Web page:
Vanity Fair magazine describes how the author Christopher Hitchens underwent the controversial drowning technique, at the hands of men who once trained American soldiers to resist, not inflict it. What more can be added to the debate over U.S. interrogation methods and whether waterboarding is torture? Try firsthand experience. Here an abstract of Christopher Hitchens’ description of his experience:
“This is the most chilling way I can find of stating the matter. Until recently, “waterboarding” was something that Americans did to other Americans. It was inflicted, and endured, by those members of the Special Forces who underwent the advanced form of training known as sere (Survival, Evasion, Resistance, Escape). In these harsh exercises, brave men and women were introduced to the sorts of barbarism that they might expect to meet at the hands of a lawless foe who disregarded the Geneva Conventions. But it was something that Americans were being trained to resist, not to inflict.
You may have read by now the official lie about this treatment, which is that it “simulates” the feeling of drowning. This is not the case. You feel that you are drowning because you are drowning, or, rather, being drowned, albeit slowly and under controlled conditions and at the mercy (or otherwise) of those who are applying the pressure. The “board” is the instrument, not the method. You are not being boarded. You are being watered. This was very rapidly brought home to me when, on top of the hood, which still admitted a few flashes of random and worrying strobe light to my vision, three layers of enveloping towel were added. In this pregnant darkness, head downward, I waited for a while until I abruptly felt a slow cascade of water going up my nose. Determined to resist if only for the honor of my navy ancestors who had so often been in peril on the sea, I held my breath for a while and then had to exhale and-as you might expect-inhale in turn.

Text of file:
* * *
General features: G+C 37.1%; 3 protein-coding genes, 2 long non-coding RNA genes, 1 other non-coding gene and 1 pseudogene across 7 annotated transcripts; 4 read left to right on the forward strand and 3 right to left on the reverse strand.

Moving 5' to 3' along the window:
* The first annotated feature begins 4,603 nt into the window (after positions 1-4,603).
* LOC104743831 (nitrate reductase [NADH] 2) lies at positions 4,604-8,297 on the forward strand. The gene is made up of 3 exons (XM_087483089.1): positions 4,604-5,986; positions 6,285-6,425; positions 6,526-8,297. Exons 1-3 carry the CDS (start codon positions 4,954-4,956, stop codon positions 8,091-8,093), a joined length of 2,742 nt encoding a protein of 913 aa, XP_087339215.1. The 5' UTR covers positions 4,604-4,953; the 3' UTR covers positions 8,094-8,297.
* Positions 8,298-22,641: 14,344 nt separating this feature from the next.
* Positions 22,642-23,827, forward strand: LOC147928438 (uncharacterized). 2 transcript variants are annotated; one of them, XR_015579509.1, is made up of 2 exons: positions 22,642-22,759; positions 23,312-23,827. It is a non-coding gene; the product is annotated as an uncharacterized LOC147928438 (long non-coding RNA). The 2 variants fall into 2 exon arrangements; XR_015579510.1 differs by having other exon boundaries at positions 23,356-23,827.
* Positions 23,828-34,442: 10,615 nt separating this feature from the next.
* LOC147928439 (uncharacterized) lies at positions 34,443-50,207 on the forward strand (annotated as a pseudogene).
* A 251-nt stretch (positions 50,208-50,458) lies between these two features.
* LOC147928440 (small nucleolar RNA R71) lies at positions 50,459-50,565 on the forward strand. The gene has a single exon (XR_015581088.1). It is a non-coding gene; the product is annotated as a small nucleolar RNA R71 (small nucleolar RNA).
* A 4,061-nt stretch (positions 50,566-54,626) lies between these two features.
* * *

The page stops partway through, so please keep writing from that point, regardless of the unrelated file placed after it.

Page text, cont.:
The inhalation brought the damp cloths tight against my nostrils, as if a huge, wet paw had been suddenly and annihilatingly clamped over my face. Unable to determine whether I was breathing in or out, and flooded more with sheer panic than with mere water, I triggered the pre-arranged signal and felt the unbelievable relief of being pulled upright and having the soaking and stifling layers pulled off me. I find I don’t want to tell you how little time I lasted.”
Last March, after President Bush announced that he had vetoed legislation that would have banned the use of waterboarding, I wrote this:
Let Us Call It by Its Proper Name: Tortur
Let us not forget that on Saturday, March 8, 2008, President Bush announced that he had vetoed legislation that would have banned the CIA from using harsh interrogation methods, such as waterboarding, to break suspected terrorists because it would end practices that he said have prevented attacks. The bill that he rejected would have provided guidelines for intelligence activities and has the interrogation requirement as one provision. The bill would have limited CIA interrogators to the 19 techniques that are allowed for use by military questioners. In 2006, the Army Field Manual banned the use of methods such as waterboarding or sensory deprivation on uncooperative prisoners.
Therefore, at this moment in history, let us not forget what is still being executed by our government. Rather than simply describing it as an “advanced” or “enhanced” interrogation technique, let us call it by its proper name: Torture.
Let Us Call It by Its Proper Name: Torture
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